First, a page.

Submitted manuscripts should not have been published previously, nor be under consideration for publication elsewhere (except conference proceedings papers). All manuscripts are thoroughly refereed through a single-blind peer-review process. A guide for authors and other relevant information for submission of manuscripts is available on the Instructions for Authors page. International Journal of Environmental Research and Public Health is an international peer-reviewed open access semimonthly journal published by MDPI.
Please visit the Instructions for Authors page before submitting a manuscript. The Article Processing Charge (APC) for publication in this open access journal is 2300 CHF (Swiss Francs). Submitted papers should be well formatted and use good English. Authors may use MDPI's English editing service prior to publication or during author revisions.
- infection prevention and control
- surveillance of infections
- epidemiology of infections
- health policy
- public health
- candida auris
- multidrug-resistant microorganisms
- Healthcare-associated infections
The below list represents only planned manuscripts. Some of these manuscripts have not been received by the Editorial Office yet. Papers submitted to MDPI journals are subject to peer-review.
Title: Epidemiology of surgical site infections considering the NHSN Standardized Infection Ratio in hip and knee arthroplasties
Authors: Róża Słowik; Małgorzata Kołpa; Marta WAŁASZEK; Anna Różańska; Barbara Jagiencarz-Starzec; Witold Zieńczuk; Łukasz Kawik; Zdzisław Wolak; Jadwiga Wójkowska-Mach
Affiliation: Jagiellonian University Medical College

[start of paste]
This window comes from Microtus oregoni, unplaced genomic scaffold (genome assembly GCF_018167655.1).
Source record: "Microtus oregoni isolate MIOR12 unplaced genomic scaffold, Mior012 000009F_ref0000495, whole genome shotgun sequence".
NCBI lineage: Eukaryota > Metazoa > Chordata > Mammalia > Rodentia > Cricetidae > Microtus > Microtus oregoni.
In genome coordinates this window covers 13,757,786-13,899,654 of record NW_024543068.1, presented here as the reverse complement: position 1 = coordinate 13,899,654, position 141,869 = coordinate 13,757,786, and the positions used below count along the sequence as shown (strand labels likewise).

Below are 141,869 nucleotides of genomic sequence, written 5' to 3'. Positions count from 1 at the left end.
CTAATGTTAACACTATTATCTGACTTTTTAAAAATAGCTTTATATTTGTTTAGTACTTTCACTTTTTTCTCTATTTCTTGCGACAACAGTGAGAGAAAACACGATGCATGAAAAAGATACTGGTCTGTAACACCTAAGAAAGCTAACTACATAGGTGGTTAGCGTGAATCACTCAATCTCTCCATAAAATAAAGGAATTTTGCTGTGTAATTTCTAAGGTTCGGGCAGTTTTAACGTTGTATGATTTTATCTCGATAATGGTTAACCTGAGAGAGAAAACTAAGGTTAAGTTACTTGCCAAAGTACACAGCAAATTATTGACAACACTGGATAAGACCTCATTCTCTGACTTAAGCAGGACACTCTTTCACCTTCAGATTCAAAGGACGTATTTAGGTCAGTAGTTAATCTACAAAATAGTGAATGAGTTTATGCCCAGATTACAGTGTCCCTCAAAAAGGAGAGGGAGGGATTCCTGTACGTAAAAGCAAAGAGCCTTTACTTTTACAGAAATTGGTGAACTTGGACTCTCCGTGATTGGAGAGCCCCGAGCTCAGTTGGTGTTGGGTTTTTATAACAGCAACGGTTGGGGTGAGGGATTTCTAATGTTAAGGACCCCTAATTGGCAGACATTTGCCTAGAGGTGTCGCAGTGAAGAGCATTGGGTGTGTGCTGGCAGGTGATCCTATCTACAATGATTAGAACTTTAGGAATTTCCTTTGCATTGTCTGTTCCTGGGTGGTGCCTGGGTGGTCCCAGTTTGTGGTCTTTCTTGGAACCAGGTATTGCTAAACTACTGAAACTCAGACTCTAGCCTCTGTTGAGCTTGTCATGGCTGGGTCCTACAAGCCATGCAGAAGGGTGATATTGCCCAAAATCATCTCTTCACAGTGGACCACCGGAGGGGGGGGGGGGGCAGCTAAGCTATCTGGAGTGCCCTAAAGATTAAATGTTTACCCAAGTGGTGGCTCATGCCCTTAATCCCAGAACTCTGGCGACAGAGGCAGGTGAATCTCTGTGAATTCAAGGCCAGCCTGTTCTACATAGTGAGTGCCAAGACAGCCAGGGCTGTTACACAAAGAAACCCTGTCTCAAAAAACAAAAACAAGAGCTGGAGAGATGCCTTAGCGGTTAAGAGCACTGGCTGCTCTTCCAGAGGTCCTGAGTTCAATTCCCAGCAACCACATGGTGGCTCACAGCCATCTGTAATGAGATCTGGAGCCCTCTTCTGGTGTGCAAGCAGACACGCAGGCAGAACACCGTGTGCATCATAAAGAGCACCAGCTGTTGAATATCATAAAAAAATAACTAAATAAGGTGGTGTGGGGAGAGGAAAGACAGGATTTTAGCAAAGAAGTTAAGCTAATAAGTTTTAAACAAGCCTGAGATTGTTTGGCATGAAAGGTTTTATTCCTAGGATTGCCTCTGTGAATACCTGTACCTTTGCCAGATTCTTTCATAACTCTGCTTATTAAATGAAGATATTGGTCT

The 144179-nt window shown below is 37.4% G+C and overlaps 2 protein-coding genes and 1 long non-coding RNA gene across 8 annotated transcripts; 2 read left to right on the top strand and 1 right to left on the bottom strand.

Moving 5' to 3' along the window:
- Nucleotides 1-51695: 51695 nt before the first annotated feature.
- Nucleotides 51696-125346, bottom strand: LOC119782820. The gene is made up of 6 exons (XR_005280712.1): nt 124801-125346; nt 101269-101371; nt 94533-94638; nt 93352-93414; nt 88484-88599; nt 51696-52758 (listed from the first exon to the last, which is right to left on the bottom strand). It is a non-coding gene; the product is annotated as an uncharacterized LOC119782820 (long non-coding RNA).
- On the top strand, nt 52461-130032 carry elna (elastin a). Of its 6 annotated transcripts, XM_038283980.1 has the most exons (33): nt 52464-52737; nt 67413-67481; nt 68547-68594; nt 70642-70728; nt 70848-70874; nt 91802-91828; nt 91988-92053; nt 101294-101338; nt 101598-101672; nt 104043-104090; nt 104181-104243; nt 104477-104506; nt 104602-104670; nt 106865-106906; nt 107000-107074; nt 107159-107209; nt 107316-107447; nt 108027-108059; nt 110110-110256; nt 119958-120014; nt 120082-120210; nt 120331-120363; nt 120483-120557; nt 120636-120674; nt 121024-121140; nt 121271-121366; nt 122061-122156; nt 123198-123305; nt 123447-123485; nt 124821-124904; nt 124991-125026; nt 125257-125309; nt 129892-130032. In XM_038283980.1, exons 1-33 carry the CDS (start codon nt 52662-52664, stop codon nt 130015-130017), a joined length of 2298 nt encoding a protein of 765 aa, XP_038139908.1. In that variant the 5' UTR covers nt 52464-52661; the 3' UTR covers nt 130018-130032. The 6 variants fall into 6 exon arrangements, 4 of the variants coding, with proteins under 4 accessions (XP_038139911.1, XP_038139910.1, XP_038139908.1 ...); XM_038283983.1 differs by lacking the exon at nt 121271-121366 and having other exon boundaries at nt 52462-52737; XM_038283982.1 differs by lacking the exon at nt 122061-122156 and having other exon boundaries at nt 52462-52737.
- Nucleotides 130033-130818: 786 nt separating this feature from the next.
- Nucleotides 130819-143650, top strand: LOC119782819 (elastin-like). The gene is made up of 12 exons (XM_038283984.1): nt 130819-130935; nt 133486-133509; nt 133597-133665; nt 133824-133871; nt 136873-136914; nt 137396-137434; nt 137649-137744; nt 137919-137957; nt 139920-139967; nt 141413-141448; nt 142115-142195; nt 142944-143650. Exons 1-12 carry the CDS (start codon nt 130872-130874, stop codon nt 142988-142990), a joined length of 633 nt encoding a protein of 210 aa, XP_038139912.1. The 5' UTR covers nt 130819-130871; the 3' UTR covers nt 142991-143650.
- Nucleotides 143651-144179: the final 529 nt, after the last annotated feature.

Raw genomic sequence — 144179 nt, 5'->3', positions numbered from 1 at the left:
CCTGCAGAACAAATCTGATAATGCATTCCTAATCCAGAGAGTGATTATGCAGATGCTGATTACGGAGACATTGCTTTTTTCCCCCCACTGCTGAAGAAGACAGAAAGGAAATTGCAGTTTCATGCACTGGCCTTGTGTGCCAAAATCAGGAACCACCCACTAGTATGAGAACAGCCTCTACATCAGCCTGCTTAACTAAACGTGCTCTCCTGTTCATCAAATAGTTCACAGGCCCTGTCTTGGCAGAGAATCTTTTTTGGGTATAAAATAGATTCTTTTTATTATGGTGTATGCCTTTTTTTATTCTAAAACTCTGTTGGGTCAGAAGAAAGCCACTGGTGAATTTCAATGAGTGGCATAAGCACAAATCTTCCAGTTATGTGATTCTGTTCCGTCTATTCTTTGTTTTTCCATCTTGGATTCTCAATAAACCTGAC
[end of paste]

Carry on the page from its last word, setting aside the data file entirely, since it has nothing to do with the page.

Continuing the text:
Abstract: INTRODUCTION Surgical site infections (SSIs) are a predominant form of hospital-acquired infections in surgical wards. MATERIAL AND METHODS The study was conducted in 2012–2018 in a Trauma and Orthopedics Ward in Tarnów. Testing comprised 2,340 surgery patients, including: 1,756 Hip Prosthesis (HPRO) and 584 Knee Prosthesis (KPRO) operations. The study was conducted according to the methodology of the Healthcare-Associated Infections Surveillance Network (HAI-Net), European Centre for Disease Prevention and Control (ECDC). The objective of the study was analysis of SSI incidence in hip and knee arthroplasties. RESULTS In the group of patients under study, 37 cases of SSI were detected, including: 26 cases of SSI after HPRO and 11 cases in KPRO. The average incidence of SSI amounted to 1.6% per 100 operations (1.5% HPRO and 1.9% KPRO). The median age of surgery patients in both HPRO and KPRO was 70 years. Women were undergoing endoprosthesis surgery more often than men, HPRO (p<0.05) and KPRO (p<0.001). Patients with SSI stayed in the ward longer (SSI-HPRO, p<0.001) (SSI-KPRO p<0.01). In KPRO operations, the incidence of SSI was higher than expected, calculated according to the Standardized Infection Ratio (SIR). The most common etiologic agents isolated from patients with SSI in both HPRO and KPRO were coagulase-negative staphylococci. CONCLUSIONS Establishing a thorough surveillance of hospital-acquired infections that takes into consideration epidemiological indicators is indispensable to properly assess the epidemiological situation in the ward. The optimal solution is to carry out long-term and multi-center surveillance in the framework of a uniform program, however, even results of single-center studies provide valuable data indicating challenges and needs in improving patient safety. In Polish hospitals, the healthcare system conditioning is probably a significant factor affecting epidemiological coefficients.